Saturday, April 11, 2015

Exciting Debut: PAST CRIMES, Glen Erik Hamilton

Reading another author's Facebook musings last month, I noticed her enthusiasm about a debut mystery from Seattle native (and now California resident) Glen Erik Hamilton. So I picked up a copy, and soon was in "can't put it down" mode. As many reviewers have noted, this is a very polished "first novel" -- no signs at all of being a debut. So I've got to wonder what Hamilton has already written, and where it's been published.

But Hamilton hasn't revealed that, in the dozen interviews of him that I've scanned. In fact, the only hint on his writing career is one comment that "moving away from Seattle" made him want to write about the city where he'd grown up. He also admitted to one interviewer that he hadn't actually started out with "I'm going to write a mystery" -- his adventure featuring Army Ranger Van Shaw, who's been in both Iraq and Afghanistan with the elite fighting corps, started with the relationship of Van and his grandfather, Dono (for Donovan; an Irish immigrant). Dono raised Van and trained him, when the boy showed an aptitude for it, in the trade of immaculately planned robberies, midsize to almost large. The kind that are worth doing, but never with a serious risk of being caught, because Dono is such a detailed planner and so careful to note his surroundings.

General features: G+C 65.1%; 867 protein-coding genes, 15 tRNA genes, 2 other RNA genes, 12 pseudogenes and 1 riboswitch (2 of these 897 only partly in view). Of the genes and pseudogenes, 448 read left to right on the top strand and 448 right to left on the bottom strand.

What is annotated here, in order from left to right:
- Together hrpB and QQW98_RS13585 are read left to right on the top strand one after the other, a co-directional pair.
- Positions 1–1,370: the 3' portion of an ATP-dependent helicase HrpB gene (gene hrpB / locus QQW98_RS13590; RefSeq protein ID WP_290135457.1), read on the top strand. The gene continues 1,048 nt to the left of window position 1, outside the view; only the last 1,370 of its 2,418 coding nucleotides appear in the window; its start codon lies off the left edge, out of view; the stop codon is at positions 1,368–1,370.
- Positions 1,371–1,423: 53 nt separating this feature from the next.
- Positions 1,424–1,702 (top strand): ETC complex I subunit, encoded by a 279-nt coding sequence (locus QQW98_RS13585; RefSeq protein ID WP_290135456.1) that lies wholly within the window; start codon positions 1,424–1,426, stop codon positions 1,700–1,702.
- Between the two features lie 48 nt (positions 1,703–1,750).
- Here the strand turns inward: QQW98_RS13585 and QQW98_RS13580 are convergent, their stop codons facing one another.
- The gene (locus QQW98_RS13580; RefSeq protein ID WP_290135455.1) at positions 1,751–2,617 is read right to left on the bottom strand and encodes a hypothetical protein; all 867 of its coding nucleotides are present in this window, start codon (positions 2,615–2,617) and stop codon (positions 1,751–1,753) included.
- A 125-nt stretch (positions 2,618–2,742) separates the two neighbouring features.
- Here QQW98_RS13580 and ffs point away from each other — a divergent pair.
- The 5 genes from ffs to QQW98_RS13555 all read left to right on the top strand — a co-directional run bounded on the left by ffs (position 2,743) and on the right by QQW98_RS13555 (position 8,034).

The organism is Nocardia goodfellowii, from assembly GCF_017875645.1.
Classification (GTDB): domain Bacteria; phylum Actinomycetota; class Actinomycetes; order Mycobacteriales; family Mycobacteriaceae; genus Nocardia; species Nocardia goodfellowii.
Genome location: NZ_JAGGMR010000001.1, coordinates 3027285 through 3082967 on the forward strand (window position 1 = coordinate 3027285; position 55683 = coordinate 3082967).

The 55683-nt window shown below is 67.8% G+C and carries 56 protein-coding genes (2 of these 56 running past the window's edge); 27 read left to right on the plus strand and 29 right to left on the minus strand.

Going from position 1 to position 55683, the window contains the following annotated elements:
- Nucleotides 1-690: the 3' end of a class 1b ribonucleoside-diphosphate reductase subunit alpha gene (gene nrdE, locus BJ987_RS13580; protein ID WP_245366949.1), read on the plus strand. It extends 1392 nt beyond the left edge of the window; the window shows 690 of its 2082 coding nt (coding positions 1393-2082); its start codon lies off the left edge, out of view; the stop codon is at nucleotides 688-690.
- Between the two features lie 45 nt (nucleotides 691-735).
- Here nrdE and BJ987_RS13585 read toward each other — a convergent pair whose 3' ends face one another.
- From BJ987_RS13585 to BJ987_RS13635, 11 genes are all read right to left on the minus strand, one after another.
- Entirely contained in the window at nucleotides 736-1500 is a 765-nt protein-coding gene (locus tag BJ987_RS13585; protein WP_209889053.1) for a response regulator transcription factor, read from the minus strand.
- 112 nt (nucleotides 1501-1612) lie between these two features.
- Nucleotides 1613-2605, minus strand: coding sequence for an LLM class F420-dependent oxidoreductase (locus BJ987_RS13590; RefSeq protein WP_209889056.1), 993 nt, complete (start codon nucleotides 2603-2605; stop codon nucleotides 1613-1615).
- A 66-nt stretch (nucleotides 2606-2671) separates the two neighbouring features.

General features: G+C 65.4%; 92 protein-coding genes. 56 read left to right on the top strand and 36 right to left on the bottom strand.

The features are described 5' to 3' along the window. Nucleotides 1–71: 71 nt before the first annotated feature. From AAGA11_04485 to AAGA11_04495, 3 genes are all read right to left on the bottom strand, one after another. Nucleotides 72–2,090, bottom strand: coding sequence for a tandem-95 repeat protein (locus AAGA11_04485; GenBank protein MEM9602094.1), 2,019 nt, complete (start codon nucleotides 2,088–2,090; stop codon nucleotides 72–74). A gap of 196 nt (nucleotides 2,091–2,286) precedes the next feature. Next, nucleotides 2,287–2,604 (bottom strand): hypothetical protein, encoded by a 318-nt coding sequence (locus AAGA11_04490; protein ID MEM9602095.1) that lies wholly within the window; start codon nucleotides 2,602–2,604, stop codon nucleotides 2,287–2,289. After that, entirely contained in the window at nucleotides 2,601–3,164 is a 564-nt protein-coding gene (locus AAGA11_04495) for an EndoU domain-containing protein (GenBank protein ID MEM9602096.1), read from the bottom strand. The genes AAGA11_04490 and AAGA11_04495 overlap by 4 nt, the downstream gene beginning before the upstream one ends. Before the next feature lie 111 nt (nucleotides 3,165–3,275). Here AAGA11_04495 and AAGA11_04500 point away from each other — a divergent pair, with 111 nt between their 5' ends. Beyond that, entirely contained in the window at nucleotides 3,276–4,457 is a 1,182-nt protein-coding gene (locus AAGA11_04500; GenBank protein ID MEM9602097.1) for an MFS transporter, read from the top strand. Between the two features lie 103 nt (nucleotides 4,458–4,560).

At first, it's not clear why Van left home -- just that when Dono sends the equivalent (for anyone else's life) of a shout for help ("Come home, if you can"), Van didn't hesitate to apply for leave and race across the globe.

His arrival is literally minutes too late to find out what's wrong. There's been a vicious attack on his grandfather, and the attacker is racing away as Van finds himself pinned to his desperately wounded relative, needing to staunch the bleeding and call for help. Soon he's telling his story to police detectives. And it's a sure thing that he'll be a suspect in spite of all this: His grandfather's shady record emerges right away, and Van's in the hot seat.

Complications quickly snarl around his legs, keeping Van from speedily tracking down the underlying truth of the situation. The police are naturally suspicious of whether Dono's attack came from brothers in crime; Dono's above-board business interests demand Van's attention; secrets abound. He's trying to think on his feet, as he discovers his grandfather's last phone call had been to Ephraim Ganz, a criminal attorney:
What Dr. Singh had asked me earlier that day came flooding back. Did my grandfather have a living will? Christ, was that why Dono had called Ganz? Had he known that trouble was coming?

My fingers gripped the phone, as if testing the limit of strength in my healed arm. Tomorrow was Monday. Ganz's office would be open. Or I could find Hollis.

Addy Proctor had summed it up for me: You have to do something. Or go nuts.

I was halfway to crazy already. It was time to start pushing in the other direction.
As always, what makes a well-plotted crime novel unforgettable is the intensity of the protagonist. Van Shaw's uneasy position, halfway between "trained young thief" and much-appreciated Army Ranger, perched on the edge of a wild land of his grandfather's secrets, turns him into an unlikely and uncomfortable sleuth, one who may decide that balancing the scales of justice is best done personally, rather than through the law.

One more good part about this book: The cover says "A Van Shaw Novel." That's a sure sign there's another one already in the pipeline. And in fact, a quick visit to the author's website (click here) gets you to his blog, which reveals the manuscript for number 2 is already headed to the publisher. Way to go!

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